Strategy Implementation: An alternative to inspiring through fear
eaders get paid to think big, which means they sometimes announce ambitious initiatives and then leave the details for others to figure out. These leaders hand down the marching orders and expect targets to be hit. But they are not around at 3 a.m. to see the fallout on the rank and file.
They do not see the impact on people like the project manager we recently met in a Fortune 100 company. She routinely returns home from work around 7 p.m., cooks dinner for her family and puts her daughter to bed. Then she opens her laptop and works several more hours, often until 3 a.m.
We asked her why she does this. Her response serves as a wakeup call for leaders everywhere who distance themselves from strategy implementation. “They keep adding new initiatives,” she told us. “These leaders don’t fully understand what it takes to translate their vision into results.” This project manager is a high-performer who refuses to fail. But she has human limits.
Bosses oblivious to the realities of strategy implementation sometimes see their teams struggling and respond with fiery pep talks. Other times they make threats. In their minds they are inspiring the troops to new heights — something great leaders are supposed to do. But they fail to grasp that when the underlying problem is lack of capacity, no amount of pleading, begging, bribing or threatening will work.
They also ignore well-established research that shows the futility of inspiring through fear. Leaders who pile on tasks and expect results — or else — use fear as their default motivational tool. A better way is to learn the strategic pathways, assess the organization’s capacity, recognize the individual and then convey the potential joy of accomplishment.
1. Know the pathways
To have a clear strategy, leaders also need a clear understanding of what the implementation challenges will be.
When initiatives roll out across the organization, strategic intent translates into a range of projects at the division and team levels. These priorities must compete with corporate initiatives that cut across the various divisions. At the same time people have day jobs that can’t be neglected.
Leaders who want to rally their teams to success must develop an aerial view of the strategic pathways. They must know what’s really happening as their big ideas turn into initiatives that cascade through all levels of the organization.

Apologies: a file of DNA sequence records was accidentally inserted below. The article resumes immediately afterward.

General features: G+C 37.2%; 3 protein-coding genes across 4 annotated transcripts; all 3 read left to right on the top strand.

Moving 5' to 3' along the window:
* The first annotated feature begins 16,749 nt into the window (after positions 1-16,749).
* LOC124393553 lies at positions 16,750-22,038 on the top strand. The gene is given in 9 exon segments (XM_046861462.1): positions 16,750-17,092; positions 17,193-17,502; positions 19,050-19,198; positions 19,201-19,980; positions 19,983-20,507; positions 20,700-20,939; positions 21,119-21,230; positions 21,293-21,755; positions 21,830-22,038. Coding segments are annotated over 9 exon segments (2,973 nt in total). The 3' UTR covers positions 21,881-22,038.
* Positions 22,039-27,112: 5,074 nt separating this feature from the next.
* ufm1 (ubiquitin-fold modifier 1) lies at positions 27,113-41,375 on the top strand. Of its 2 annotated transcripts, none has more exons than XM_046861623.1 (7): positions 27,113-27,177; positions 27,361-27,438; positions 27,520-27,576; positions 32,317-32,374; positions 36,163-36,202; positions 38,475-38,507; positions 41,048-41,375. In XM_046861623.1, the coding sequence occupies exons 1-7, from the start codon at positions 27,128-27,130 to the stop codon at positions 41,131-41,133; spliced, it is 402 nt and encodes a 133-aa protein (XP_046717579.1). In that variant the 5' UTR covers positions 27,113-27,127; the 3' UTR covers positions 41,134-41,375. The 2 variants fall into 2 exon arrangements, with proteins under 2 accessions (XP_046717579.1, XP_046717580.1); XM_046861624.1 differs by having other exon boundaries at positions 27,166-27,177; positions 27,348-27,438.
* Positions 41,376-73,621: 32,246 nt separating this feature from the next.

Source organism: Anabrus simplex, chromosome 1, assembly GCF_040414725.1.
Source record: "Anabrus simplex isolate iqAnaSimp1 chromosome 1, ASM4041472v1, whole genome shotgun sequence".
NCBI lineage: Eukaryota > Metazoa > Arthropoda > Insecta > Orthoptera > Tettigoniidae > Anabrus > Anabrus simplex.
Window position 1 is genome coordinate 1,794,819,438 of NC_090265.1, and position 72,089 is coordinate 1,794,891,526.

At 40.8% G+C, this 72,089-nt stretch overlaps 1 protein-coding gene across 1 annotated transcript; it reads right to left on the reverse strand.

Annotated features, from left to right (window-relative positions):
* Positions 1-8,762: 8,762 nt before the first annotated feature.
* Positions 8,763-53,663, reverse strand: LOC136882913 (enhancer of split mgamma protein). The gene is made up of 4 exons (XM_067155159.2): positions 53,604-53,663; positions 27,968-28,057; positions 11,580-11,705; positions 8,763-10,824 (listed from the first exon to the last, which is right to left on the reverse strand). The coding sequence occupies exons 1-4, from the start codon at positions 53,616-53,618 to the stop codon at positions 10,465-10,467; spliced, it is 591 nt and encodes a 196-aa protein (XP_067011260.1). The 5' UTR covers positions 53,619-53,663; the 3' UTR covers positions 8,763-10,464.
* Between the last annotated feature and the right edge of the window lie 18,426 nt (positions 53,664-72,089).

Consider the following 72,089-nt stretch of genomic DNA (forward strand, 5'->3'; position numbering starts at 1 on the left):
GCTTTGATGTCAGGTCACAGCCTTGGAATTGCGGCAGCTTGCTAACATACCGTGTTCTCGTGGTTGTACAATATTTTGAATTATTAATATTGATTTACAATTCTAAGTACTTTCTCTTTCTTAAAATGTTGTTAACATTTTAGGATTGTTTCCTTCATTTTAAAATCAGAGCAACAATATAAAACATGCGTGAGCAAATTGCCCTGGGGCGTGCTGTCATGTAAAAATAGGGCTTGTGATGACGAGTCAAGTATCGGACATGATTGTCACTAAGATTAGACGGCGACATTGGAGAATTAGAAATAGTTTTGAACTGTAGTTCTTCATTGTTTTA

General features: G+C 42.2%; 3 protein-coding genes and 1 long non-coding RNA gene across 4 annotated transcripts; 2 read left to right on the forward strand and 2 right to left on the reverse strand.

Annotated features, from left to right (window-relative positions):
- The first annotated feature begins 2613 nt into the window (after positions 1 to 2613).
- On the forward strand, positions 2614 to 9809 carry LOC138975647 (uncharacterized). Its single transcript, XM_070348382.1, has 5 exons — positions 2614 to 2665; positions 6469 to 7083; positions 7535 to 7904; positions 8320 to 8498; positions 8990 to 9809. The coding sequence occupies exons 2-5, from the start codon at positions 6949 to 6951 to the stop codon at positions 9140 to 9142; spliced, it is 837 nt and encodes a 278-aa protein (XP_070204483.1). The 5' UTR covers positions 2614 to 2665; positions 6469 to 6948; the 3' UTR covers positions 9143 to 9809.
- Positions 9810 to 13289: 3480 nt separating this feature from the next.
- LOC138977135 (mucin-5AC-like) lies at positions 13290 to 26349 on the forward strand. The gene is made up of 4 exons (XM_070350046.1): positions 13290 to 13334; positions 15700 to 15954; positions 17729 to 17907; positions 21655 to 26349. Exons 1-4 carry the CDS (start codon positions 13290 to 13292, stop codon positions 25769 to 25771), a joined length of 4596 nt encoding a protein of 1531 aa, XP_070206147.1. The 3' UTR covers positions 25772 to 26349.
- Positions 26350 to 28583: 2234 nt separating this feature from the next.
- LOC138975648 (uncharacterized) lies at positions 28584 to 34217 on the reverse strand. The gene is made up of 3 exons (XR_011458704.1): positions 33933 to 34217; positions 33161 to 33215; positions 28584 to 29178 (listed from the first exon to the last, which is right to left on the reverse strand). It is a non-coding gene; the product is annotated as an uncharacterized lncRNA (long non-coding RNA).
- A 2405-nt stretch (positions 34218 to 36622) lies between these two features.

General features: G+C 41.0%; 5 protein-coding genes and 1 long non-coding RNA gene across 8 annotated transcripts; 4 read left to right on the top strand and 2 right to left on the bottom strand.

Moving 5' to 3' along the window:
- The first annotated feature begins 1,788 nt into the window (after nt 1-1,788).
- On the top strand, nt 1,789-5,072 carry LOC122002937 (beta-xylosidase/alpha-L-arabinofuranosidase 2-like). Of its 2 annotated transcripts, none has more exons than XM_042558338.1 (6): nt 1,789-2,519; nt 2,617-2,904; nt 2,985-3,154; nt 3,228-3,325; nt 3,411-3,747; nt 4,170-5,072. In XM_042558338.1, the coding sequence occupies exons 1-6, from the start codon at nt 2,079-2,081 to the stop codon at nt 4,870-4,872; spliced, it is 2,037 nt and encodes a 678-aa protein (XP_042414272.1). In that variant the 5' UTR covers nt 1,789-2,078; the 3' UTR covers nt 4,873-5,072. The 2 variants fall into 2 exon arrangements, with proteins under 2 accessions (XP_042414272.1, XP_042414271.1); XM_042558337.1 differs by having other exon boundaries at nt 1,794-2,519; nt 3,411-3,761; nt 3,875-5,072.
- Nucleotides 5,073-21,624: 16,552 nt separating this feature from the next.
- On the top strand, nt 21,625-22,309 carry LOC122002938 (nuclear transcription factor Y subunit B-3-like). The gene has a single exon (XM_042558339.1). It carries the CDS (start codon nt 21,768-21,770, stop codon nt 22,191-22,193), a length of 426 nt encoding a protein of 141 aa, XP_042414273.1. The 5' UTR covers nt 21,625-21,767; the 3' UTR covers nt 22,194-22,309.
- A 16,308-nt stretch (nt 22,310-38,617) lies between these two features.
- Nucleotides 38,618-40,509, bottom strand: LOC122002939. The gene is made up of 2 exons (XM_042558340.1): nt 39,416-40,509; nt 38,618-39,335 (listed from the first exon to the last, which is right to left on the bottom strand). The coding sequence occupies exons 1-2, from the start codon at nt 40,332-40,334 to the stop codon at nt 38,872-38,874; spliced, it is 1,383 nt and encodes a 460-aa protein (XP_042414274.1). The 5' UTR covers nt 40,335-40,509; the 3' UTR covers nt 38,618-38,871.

2. Know the capacity
An aerial view of the strategic pathways allows leaders to develop a more realistic sense of their organization’s capacity. Even highly motivated teams with the right talent and skills need time, tools and other resources to succeed. Not everything can be a priority. Working every night until 3 a.m. cannot be the solution.
3. Know the individual
Part of being an inspiring leader is to focus not on self, but on those doing the actual work. We agree with author Daniel H. Pink, who says people need autonomy, mastery and sense of purpose. Inspiring leaders make people feel good about the contributions they make. People do amazing things when they have a sense of belonging and see themselves as valued contributors to something worthwhile.
4. Convey the joy
Fear draws upon negative emotions and emphasizes the bad things that will happen if targets are missed. Inspiring leaders focus more on the positive. They convey the joy that will come through accomplishment. And they let their project managers sleep at 3 a.m.
Kannan Ramaswamy, Ph.D., is the William D. Hacker Chair Professor of Management at Thunderbird School of Global Management near Phoenix, Arizona. Bill Youngdahl, Ph.D., is an Associate Professor of Project and Operations Management at Thunderbird.
[This article has been reproduced with permission from Knowledge Network, the research journal of Thunderbird Global School of Management http://knowledgenetwork.thunderbird.edu/research/]
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